I also drew rifle season cow elk tag/buck tag Nov 3-11th and I''ll be same units as archery and those 30 days if season last that long get me in better shape for rifle season.

I didn't have elk archery tag last year and I got into elk 3rd day of season and wife got into them week later she got within 60yds good experience for her so she been working on her calling and few other things. She also decide after archery last year no more rifle hunting likes the warmer weather me I'd never give up the rifle.

I'm lucky at 70 and still able to get up around timber line and hunt like I want and it just takes me little long to get places and may have to take extra trip packing meat out but that's what it's all about.
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Old August 16, 2012, 09:47 PM   #38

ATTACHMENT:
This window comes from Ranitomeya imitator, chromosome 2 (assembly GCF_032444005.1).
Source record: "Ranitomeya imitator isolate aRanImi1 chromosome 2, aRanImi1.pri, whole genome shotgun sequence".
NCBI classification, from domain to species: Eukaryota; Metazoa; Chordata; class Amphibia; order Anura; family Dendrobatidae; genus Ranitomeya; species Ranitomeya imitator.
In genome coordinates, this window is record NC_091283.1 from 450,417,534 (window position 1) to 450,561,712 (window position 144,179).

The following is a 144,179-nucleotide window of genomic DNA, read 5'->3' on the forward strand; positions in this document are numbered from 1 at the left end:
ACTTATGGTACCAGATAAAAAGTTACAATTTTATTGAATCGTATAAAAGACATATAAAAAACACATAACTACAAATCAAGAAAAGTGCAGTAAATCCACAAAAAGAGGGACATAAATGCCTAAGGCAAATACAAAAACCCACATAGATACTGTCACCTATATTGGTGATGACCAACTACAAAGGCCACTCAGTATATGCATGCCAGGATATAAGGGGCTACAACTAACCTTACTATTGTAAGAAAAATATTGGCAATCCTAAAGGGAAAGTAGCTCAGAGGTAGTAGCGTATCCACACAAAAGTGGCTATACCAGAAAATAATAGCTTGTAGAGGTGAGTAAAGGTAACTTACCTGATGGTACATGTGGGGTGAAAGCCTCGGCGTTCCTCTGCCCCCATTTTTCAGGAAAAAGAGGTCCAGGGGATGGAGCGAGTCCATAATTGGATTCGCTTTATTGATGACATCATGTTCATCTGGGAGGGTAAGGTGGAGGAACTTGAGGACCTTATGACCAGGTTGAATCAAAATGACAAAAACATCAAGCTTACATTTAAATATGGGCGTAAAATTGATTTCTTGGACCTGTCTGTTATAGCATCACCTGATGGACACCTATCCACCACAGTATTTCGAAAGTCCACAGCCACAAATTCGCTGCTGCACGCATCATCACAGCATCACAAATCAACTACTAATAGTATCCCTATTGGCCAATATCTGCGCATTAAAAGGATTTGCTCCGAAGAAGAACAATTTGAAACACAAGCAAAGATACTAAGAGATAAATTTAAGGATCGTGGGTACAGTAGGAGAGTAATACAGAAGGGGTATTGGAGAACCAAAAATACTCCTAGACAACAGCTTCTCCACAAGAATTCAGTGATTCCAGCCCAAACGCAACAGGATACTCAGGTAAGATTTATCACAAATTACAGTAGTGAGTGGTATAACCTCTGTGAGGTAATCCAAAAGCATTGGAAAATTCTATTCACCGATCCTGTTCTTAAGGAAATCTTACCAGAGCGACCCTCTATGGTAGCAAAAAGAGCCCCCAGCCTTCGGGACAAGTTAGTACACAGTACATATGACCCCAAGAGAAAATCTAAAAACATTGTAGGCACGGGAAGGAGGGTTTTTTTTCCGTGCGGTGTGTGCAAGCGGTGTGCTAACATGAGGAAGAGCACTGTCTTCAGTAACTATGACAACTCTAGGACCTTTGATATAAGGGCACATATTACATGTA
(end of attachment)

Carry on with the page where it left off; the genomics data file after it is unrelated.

fatwhiteboy
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I like hunting the big open areas out West. Mountains, rolling sage and oak covered hills, the desert. It is where I learned to hunt and with what I compare everything else...
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Old August 16, 2012, 10:53 PM   #39
Sure Shot Mc Gee
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The State has restrictions. I hunt within those boundaries. Our season here is 2-weeks and three weekends long. I'm up in the early AM before day light and let the weather guide my day. Rainy day. I sit comfortably in a enclosed heated stand. Sunny day. You might see me sitting motionless on a blow over back in the woods. I don't consider myself a serious hunter. I find it more entertaining just observing Mother Nature. When it comes to harvesting deer. I'm just lucky I guess from year to year._